Some Ugandans have decided to show their support for Somali Presidential candidate Fadumo Dayib on Twitter using the harsh tag #Dayib4President and push for Somalia to elect its first female President.
Fadumo, 43, has been a refugee having fled the violence in the horn of Africa nation. It was until she was 14 years old that she was able to access education. She holds three master’s degrees in health sciences and public health and is doing a PH.D in women’s governmental participation and empowerment in post-conflict regions.
Dayib was born in Kenya but tensions between Kenya and Somalia lead to the arrest and deportation of her family back to Somalia. Her family sought refuge in Finland where Dayib got the opportunity to get a proper education.
The mother of four left her Children in Finland for Somalia in 2005 to run for Presidency.
“And when I was going to Mogadishu in January, I sat them down and I told them that I’m leaving you, but I’m not sure I might come back. And if I don’t, then you have to know that you are also expected to do this. When the day comes and you have the capability to do so, you must fight for democracy. We must not let evil overcome goodness. And they understand why we need to do this for Somalia because they share the love that I have for Somalia.” Said Dayib toNPR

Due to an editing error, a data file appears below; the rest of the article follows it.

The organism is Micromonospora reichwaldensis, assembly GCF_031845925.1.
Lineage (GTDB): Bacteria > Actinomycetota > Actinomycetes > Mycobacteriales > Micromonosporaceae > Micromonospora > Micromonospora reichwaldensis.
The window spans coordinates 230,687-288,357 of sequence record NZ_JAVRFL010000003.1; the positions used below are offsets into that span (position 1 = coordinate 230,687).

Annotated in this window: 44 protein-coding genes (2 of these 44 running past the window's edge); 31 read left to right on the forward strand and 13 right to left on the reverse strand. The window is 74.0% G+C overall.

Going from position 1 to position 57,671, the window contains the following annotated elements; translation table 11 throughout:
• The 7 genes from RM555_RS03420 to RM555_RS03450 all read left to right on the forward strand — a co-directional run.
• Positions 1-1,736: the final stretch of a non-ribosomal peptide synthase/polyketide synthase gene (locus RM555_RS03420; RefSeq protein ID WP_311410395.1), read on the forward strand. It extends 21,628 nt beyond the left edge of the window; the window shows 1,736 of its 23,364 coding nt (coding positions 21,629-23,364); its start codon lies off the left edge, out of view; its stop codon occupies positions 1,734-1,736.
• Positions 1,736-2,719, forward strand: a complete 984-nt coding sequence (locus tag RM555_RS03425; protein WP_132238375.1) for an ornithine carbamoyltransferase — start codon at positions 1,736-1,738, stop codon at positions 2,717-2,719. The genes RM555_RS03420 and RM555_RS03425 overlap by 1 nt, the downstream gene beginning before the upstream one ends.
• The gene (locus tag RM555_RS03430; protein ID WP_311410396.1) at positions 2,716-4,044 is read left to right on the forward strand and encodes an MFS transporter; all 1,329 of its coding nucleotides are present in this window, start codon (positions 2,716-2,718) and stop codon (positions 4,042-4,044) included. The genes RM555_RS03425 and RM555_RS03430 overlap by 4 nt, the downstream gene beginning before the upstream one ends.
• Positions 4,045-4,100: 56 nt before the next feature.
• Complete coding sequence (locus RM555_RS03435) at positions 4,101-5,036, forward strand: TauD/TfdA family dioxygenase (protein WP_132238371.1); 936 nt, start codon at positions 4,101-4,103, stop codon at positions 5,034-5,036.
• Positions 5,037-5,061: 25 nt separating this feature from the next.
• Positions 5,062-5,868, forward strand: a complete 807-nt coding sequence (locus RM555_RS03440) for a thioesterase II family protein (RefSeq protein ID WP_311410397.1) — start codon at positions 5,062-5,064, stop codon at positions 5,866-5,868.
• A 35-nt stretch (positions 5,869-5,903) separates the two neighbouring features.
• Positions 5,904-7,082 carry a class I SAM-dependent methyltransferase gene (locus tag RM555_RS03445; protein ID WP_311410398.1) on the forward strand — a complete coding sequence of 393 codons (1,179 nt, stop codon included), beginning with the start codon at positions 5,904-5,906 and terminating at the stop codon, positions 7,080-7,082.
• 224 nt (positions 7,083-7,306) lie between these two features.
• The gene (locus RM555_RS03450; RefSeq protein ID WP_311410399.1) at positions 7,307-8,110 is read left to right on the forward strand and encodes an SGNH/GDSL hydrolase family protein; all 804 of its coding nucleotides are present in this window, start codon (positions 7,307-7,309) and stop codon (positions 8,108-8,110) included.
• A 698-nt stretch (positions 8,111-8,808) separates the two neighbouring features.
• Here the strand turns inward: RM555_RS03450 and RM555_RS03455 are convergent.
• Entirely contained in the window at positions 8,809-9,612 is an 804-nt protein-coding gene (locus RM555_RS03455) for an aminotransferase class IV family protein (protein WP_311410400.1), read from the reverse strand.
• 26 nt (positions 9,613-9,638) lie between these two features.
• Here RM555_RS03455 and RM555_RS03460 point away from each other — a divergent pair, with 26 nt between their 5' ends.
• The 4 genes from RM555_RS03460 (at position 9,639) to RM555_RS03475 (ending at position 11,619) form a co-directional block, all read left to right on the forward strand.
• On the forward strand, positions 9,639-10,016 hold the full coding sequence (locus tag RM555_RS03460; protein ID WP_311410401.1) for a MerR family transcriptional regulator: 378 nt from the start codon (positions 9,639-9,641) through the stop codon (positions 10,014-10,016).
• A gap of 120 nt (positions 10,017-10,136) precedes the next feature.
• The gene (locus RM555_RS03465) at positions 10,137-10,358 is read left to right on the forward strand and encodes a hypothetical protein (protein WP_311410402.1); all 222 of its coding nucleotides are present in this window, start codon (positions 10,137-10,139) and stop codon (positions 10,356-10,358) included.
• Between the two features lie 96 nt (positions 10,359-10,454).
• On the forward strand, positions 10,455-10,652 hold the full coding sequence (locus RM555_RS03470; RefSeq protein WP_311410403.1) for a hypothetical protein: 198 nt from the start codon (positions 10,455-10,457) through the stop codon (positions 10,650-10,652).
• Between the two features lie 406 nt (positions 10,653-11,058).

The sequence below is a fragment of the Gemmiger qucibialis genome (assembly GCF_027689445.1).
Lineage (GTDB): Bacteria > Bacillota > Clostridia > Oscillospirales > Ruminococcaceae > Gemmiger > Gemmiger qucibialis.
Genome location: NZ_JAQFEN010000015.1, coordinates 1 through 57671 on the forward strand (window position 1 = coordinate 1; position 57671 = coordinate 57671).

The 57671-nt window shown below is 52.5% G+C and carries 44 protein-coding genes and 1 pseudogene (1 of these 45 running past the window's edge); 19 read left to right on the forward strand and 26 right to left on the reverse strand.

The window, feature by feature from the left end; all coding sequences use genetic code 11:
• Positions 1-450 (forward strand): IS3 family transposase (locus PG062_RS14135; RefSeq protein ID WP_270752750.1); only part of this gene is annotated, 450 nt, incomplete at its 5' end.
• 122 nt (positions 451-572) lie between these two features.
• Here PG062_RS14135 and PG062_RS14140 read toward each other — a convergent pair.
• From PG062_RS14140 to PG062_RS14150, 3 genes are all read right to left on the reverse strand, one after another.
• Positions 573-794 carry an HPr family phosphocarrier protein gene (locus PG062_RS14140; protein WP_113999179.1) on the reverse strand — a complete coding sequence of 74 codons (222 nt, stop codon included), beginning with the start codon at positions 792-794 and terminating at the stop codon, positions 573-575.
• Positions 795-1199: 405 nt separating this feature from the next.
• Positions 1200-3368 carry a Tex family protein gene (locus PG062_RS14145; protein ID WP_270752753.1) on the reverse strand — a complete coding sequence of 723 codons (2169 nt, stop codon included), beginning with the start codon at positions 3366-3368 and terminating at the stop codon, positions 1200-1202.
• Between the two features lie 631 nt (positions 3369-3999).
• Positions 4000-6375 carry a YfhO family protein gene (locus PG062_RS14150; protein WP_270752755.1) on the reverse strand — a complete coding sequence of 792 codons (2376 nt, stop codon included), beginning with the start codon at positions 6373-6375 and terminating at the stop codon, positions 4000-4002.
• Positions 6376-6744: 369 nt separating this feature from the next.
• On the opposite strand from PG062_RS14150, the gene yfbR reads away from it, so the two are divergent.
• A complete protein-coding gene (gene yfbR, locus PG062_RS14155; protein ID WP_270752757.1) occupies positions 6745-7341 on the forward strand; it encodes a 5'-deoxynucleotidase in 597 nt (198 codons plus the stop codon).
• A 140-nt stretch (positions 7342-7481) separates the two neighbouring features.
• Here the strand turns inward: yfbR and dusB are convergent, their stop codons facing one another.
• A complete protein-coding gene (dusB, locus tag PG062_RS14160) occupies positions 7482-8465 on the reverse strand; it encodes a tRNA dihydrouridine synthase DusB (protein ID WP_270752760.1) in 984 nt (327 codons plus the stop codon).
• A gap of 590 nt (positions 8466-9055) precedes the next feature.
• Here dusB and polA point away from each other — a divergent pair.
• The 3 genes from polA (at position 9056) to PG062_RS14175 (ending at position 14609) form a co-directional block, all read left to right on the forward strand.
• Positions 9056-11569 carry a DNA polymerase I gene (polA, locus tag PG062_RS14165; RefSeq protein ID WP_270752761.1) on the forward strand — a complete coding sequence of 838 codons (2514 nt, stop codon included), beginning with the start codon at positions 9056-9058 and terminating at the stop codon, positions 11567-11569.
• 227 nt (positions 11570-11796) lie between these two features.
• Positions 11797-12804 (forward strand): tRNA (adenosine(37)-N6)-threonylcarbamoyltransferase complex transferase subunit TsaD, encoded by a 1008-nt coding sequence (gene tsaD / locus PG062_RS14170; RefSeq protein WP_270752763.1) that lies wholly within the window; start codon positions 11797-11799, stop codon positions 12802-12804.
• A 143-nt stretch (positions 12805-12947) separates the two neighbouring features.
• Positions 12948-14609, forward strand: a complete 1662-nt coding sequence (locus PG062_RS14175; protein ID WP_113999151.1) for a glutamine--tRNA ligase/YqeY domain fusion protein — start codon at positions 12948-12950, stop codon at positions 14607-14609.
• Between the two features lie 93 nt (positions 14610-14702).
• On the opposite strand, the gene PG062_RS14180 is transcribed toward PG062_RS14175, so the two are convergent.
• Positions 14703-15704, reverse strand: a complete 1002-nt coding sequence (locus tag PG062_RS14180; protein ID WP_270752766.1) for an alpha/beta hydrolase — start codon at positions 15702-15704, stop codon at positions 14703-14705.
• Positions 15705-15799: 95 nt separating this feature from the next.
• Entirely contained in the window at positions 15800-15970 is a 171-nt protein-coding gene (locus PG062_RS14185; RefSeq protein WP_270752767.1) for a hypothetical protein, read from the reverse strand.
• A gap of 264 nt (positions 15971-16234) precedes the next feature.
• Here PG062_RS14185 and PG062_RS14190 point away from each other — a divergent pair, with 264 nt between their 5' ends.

According to media reports Dayib has already received death threats, but that has not killed her dream of becoming Somalia’s first female President, of from running in the upcoming elections, which are due to be held in 2016.
37780 Views Comments
Ethiopian lawmakers voted Tuesday to lift a state of emergency imposed three months ago across the country to curb widespread anti-government protests. The ending of the
3443 Views Comments
Kenyan police have fired tear gas at opposition protesters a day after their leader Raila Odinga announced his withdrawal from the presidential race, saying he
3746 Views Comments
The unrest raises questions about the future of Ethiopia’s “ethnic federalism” system of governance, which is supposed to offer a degree of self-determination to the